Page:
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Three Graduate Students Win the Fulbright

April 3, 2018

UMD Graduate Fulbright Scholars 2018-2019Three graduate students from the University of Maryland have been awarded the prestigious Fulbright research fellowship. Saswathi Natta (Sociology), Samuel Miner (History), and Thomas Messersmith (History) will spend 2018-2019 in India, Germany and Austria, respectively.

According to the Fulbright Program these fellowships have "aimed to increase mutual understanding between the people of the United States, and the people of other countries" over the last 70 years. Furthermore, Fulbright alumni have become heads of state, judges, ambassadors, cabinet ministers, CEOs, and university presidents, as well as leading journalists, artists, scientists, and teachers. They include 59 Nobel Laureates, 82 Pulitzer Prize winners, 71 MacArthur Fellows, 16 Presidential Medal of Freedom recipients, and thousands of leaders across the private, public and non-profit sectors. Since its inception in 1946, more than 380,000 'Fulbrighters' have participated in the Program.

Natta came to Maryland after completing a degree in Electrical Engineering at Princeton University.  While there, she completed a great deal of work in the social sciences with a focus on South Asian Studies.  After completing her degree, she had a fellowship, and subsequent research positon at Lok Capital - an impact investment fund, financed in part by the Rockefeller Foundation, and the World Bank.  Concurrently, she did research with the University of Pennsylvania's Center for Advanced Study of India.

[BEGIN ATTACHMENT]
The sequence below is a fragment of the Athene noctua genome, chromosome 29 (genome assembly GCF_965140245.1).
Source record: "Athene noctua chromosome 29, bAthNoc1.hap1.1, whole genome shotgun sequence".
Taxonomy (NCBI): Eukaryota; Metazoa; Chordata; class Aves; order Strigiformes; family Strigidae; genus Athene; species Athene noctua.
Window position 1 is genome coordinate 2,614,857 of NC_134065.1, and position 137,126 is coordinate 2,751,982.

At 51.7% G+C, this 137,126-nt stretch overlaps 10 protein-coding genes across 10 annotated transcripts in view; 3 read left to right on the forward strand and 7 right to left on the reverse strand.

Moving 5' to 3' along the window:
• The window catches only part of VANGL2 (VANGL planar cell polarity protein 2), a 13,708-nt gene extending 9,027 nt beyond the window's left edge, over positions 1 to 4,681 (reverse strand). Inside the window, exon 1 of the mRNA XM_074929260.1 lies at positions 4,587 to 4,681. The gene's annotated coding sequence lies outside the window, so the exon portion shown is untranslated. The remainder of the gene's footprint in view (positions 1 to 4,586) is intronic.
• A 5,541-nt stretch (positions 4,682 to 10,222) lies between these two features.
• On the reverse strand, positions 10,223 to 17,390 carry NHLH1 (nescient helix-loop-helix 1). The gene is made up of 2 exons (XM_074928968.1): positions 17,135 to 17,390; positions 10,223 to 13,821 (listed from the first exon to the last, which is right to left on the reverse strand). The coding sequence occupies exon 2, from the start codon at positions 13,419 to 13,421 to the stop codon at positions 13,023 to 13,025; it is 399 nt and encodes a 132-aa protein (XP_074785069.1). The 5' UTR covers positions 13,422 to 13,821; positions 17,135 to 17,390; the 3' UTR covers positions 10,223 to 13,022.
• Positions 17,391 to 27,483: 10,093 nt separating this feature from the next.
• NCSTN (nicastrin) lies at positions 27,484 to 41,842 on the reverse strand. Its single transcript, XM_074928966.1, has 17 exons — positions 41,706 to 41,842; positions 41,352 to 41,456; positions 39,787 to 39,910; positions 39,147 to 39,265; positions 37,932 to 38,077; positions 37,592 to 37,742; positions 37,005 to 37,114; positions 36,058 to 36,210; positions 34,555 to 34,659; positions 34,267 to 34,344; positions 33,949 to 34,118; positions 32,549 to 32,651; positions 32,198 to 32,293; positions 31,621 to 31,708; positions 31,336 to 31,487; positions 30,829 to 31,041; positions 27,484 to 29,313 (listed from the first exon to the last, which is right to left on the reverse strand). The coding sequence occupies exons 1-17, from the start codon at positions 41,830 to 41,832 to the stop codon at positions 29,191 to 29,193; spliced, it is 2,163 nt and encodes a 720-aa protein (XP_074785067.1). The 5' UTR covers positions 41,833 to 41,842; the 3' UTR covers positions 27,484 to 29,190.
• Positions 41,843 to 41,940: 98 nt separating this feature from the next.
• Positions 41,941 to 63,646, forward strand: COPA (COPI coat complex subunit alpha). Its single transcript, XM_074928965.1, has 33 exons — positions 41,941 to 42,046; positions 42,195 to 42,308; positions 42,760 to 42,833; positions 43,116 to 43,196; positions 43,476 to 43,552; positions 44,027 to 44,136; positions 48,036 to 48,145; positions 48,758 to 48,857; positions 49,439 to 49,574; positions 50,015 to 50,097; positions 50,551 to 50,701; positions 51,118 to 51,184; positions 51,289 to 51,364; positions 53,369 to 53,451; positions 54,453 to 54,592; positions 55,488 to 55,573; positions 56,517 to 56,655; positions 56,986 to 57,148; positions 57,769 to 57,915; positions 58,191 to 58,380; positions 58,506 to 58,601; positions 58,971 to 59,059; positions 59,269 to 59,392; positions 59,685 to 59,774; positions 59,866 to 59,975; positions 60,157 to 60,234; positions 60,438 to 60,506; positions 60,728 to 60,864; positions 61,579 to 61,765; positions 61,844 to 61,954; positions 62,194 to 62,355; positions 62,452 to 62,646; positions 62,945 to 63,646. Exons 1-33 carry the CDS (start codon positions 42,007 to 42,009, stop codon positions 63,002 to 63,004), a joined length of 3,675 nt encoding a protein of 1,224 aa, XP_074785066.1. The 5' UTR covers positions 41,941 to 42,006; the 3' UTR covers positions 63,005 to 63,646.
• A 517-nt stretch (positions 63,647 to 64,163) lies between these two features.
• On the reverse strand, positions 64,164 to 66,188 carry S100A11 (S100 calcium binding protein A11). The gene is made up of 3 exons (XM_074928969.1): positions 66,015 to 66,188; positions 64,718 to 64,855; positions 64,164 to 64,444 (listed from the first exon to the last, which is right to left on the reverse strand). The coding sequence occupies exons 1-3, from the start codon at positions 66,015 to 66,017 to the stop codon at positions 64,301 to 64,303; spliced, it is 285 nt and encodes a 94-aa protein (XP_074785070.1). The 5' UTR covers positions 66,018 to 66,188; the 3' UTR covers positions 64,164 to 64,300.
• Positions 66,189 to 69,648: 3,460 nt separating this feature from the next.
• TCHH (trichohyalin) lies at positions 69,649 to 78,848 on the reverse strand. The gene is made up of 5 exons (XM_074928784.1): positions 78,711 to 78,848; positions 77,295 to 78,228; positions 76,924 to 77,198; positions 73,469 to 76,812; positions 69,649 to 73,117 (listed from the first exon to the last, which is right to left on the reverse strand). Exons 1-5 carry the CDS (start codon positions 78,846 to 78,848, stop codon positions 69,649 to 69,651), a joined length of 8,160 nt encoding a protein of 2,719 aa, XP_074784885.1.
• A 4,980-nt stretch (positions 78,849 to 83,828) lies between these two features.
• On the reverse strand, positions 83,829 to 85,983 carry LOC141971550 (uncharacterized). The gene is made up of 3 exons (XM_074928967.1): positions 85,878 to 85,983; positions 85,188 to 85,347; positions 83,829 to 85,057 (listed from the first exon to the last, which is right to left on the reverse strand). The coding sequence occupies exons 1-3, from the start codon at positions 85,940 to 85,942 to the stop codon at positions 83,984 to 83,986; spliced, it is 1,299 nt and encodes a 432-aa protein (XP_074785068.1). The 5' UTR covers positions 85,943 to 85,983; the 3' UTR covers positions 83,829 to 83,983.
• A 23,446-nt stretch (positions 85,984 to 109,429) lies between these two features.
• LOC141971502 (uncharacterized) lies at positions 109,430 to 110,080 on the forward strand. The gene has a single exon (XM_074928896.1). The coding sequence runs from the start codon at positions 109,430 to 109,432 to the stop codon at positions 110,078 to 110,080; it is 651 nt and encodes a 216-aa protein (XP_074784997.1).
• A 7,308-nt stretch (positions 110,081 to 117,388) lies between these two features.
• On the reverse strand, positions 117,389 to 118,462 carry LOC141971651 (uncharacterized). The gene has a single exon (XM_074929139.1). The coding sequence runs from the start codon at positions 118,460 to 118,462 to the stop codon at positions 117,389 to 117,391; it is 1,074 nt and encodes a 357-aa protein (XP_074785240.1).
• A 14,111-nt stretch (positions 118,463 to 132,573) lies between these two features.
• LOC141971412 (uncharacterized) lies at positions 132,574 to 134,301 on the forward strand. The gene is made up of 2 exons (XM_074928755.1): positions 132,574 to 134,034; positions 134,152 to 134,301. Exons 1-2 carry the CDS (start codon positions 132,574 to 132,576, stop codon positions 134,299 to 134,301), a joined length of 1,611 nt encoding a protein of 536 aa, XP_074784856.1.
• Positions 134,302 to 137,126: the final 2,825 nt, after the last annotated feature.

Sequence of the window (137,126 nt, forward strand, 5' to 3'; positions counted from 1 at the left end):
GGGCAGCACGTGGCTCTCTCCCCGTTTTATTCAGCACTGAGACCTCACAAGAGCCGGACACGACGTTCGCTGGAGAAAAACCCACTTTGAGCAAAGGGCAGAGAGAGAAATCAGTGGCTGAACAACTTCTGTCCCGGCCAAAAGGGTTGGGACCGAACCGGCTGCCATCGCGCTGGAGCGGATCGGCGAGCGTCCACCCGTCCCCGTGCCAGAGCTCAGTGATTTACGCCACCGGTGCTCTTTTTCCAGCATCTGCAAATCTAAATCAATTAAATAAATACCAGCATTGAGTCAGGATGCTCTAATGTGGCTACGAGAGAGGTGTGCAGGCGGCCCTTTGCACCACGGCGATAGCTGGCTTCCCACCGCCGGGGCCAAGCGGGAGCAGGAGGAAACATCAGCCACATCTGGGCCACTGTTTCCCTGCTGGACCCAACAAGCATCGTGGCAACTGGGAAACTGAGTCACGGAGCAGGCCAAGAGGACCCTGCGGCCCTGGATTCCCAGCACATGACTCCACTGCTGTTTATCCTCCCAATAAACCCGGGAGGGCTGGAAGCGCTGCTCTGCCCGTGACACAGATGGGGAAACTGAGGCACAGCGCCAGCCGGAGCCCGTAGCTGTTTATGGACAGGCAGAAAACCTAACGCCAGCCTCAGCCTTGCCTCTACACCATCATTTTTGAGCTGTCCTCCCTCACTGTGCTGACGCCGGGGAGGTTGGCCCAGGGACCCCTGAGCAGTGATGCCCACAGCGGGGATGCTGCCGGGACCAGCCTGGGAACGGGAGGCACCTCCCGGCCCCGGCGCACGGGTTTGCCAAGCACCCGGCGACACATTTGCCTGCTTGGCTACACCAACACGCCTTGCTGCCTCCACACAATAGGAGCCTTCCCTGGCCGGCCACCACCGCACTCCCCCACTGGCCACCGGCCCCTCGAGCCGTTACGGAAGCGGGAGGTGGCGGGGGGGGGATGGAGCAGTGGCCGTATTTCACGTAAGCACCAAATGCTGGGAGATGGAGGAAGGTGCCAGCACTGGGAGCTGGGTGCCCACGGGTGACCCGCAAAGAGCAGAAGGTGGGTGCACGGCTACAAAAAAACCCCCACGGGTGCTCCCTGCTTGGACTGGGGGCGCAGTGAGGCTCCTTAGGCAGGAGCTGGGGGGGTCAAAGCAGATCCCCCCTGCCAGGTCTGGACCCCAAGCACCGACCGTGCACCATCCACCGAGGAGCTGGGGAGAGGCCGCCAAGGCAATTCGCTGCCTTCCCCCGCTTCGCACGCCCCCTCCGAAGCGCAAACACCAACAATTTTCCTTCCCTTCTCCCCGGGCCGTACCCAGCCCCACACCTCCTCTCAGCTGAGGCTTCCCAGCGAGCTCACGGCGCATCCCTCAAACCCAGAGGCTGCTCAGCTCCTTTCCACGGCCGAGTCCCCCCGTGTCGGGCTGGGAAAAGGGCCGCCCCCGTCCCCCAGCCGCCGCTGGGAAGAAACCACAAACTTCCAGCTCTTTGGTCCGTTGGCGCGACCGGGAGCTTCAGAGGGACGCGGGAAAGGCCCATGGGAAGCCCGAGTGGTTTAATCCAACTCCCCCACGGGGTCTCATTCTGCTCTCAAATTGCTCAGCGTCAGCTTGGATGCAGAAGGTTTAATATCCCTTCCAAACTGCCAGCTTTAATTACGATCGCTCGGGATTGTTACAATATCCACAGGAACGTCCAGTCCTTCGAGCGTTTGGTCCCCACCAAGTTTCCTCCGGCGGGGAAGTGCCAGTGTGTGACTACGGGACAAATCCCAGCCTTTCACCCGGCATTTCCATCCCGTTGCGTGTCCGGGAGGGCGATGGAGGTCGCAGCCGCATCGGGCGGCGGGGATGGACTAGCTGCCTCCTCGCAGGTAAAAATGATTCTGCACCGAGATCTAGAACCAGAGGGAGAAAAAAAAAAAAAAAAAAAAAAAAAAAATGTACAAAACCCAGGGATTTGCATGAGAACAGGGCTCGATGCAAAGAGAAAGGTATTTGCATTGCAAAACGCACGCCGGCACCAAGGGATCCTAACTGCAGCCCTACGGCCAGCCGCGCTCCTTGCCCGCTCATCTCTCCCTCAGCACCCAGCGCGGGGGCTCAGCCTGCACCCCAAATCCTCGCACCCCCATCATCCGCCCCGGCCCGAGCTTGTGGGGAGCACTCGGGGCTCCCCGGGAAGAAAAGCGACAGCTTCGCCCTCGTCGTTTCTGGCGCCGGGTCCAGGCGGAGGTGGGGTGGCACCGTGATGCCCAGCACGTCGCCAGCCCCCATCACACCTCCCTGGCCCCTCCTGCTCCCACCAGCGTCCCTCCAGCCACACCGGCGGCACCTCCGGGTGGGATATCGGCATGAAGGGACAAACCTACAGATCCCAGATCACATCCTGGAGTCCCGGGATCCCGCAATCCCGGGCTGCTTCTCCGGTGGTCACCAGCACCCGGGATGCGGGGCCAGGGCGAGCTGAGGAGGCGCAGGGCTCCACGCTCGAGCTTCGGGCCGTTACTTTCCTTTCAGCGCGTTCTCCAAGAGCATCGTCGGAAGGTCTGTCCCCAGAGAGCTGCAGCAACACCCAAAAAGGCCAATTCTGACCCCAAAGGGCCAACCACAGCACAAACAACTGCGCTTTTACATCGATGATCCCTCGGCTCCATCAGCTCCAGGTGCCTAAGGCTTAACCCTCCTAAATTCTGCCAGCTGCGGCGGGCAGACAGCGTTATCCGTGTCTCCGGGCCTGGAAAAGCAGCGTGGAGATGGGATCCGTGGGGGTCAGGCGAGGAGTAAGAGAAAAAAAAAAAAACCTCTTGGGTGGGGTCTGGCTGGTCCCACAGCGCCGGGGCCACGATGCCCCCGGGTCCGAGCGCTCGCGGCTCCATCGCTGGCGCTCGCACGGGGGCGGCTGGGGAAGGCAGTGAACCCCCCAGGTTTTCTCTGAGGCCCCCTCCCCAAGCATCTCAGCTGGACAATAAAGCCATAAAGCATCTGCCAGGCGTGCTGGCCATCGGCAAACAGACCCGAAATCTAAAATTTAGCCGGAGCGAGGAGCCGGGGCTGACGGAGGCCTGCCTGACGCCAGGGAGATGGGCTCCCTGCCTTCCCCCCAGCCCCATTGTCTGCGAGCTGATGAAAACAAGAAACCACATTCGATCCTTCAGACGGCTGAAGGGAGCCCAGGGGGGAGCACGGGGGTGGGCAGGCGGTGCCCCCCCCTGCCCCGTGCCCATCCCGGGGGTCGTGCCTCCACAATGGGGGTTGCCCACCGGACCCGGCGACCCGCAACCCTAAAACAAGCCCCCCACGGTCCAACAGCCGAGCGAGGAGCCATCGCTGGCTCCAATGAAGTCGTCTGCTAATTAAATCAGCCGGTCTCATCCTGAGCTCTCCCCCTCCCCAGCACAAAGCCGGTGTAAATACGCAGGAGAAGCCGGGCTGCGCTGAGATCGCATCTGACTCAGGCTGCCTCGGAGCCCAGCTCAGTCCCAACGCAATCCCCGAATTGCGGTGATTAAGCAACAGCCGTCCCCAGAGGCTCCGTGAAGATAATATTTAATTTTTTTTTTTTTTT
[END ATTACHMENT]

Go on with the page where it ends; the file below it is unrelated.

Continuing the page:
Natta's current research, entitled Family Aspirations for Girls in India: What are motives for Growing Girls' Education? examines the paradox of increasing female education, and decreasing female labor force participation in India. Her aim is to understand this recent development from a social structure perspective, and examine families’ aspirations, and motives for educating their daughters. She hopes that her findings will help inform Indian communities on how to facilitate female empowerment, and labor force participation. Her Fulbright work of 8-12 months based in Delhi will draw from her affiliation with the National Council of Applied Economic Research (NCAER), and the National University of Educational Planning and Administration (NUEPA), while also conducting interviews in the surrounding area, and the city of Vijayawada. She will also volunteer with Udyam Trust, an NGO that provides tutoring services, and community organization for disadvantaged children.

"As a scholar, the Fulbright is an amazing opportunity for a scholar to travel, and produce research. It is a great honor to be chosen because it indicates that my research has relevance to both the U.S. knowledge base, and India as the host country. It is gratifying to be a part of the long history of reseachers who have furthered the cultural exchange that was intended by this program," says Natta.

Miner agrees, "I'm incredibly thankful to the Fulbright Program for placing me in this illustrious, and historic program. One of the central contentions of my dissertation is that the exchange of people, and ideas between the United States and Europe in the 20th century has greatly enriched the lives of people on both sides of the Atlantic. To be a small part of a program whose stated purpose is to support that very same endeavor feels very fulfilling. I look forward to the opportunities presented by living amidst Frankfurt's exciting intellectual atmosphere through the mentorship of Professors Sybile Steinbacher of the Fritz Bauer Institute, and Martin Cüppers of the Research Center Ludwigsburg."